SF/F Review: Gemini Cell by Myke Cole https://t.co/9xhtJv1EMC Short Review: 6 out of 10 (1/3)— garik16 (@garik16) May 1, 2017
Long Review after the Jump:Short Review (cont.): MilSFF Novel featuring a soldier turned undead but which feels like more of an intro than a complete story (2/3)— garik16 (@garik16) May 1, 2017
Gemini Cell is the first of a new series in a magic-filled but Military SciFi universe (MilFantasy?) by Myke Coke. Apparently it shares a universe with Coke's previous Shadow Ops trilogy, but I have not read that trilogy and didn't have a problem as a result - the amazon summary of Gemini Cell suggests that Gemini Cell is essentially a prequel, so that makes sense.
The Plot: Jim Schweitzer is an incredibly skilled Navy SEAL who is torn between his job/duty and the love of his life, his wife Sarah. After a strange mission that nearly goes bad, Jim is surprised at his home by the enemy, who shoots up his house, injures and maybe kills his wife and son, and definitely kills Jim.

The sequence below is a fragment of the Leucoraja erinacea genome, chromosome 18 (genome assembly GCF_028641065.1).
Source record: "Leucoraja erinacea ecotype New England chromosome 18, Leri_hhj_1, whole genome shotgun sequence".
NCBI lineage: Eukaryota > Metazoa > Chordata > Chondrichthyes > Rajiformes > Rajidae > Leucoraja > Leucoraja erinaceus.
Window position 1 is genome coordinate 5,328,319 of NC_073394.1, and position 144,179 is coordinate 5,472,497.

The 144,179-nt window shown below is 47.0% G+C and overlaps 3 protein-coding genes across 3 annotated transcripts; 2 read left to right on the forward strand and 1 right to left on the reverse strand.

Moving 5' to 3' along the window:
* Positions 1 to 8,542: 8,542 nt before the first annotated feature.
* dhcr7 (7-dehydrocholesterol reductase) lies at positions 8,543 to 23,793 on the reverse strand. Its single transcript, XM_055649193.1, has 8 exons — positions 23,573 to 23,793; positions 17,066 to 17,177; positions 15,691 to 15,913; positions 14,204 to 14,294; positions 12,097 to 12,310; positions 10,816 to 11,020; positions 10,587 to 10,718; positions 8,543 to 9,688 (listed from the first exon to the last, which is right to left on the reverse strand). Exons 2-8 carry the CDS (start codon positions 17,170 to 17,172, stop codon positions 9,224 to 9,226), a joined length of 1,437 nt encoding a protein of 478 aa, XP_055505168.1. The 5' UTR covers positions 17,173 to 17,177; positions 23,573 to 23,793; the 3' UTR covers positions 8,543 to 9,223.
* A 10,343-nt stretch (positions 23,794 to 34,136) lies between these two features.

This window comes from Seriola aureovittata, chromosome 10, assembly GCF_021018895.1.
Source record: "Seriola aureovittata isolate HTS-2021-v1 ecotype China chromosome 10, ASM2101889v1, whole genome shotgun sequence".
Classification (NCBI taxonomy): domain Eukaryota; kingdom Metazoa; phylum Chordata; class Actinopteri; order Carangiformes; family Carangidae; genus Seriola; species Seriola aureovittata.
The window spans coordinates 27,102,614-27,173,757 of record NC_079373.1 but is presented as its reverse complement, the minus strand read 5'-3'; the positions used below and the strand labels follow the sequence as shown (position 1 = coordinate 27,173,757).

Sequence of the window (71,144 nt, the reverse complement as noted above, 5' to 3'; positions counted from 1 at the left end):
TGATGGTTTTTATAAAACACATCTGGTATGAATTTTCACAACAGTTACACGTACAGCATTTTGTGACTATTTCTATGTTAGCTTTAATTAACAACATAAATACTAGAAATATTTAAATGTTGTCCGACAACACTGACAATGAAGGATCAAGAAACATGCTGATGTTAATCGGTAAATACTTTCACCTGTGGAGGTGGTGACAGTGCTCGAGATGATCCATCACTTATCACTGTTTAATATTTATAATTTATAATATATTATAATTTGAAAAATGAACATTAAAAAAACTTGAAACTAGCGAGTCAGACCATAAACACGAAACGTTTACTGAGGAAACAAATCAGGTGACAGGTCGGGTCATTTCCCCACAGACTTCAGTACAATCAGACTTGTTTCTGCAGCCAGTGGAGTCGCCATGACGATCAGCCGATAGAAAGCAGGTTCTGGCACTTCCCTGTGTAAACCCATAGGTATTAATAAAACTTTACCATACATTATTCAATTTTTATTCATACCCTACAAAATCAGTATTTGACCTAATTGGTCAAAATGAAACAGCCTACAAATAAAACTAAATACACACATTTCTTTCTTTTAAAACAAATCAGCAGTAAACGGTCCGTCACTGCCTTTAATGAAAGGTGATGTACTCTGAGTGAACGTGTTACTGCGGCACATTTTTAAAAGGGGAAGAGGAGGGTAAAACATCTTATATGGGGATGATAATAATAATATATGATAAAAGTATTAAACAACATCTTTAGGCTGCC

But Jim isn't done yet. He finds himself resurrected by a military agency, the Gemini Cell, as a frankenstein-ish undead, a Jinn, with a bloodthirsty thousand year old mind sharing his new body. He struggles to keep that second self in check while going on missions and while trying to find out and destroy those who killed his family. But the people who he's working for now are not being totally honest with him and his family is still alive....searching for him and possibly in danger.
A quick disclaimer: I like MilSci, but I don't LOVE MilSci. That said, there are a few series in the genre I enjoy a good deal - one in particularly is Marko Kloos' Frontlines series. So maybe some of the negativity in this review is my own personal bias.
That said, Gemini Cell, while fun at times and decently written, has a "first book in a planned series" problem. To not spoil it, this is another book that teases something happening essentially throughout and then has it happen at the very end, without dealing with the implications of that thing happening. It makes this feel like an incomplete story - especially because the substance of events that occur up to that point isn't very deep. I'd be interested to see where this goes, and the sequel, Javelin Rain is out right now, but it's not very satisfying and the sequel will not be too high on my list.
Basically this book doesn't truly feel like anything particularly special for the genre, and doesn't even feel like a complete story, so hence the 6 out of 10. It's not bad....just not satisfying either.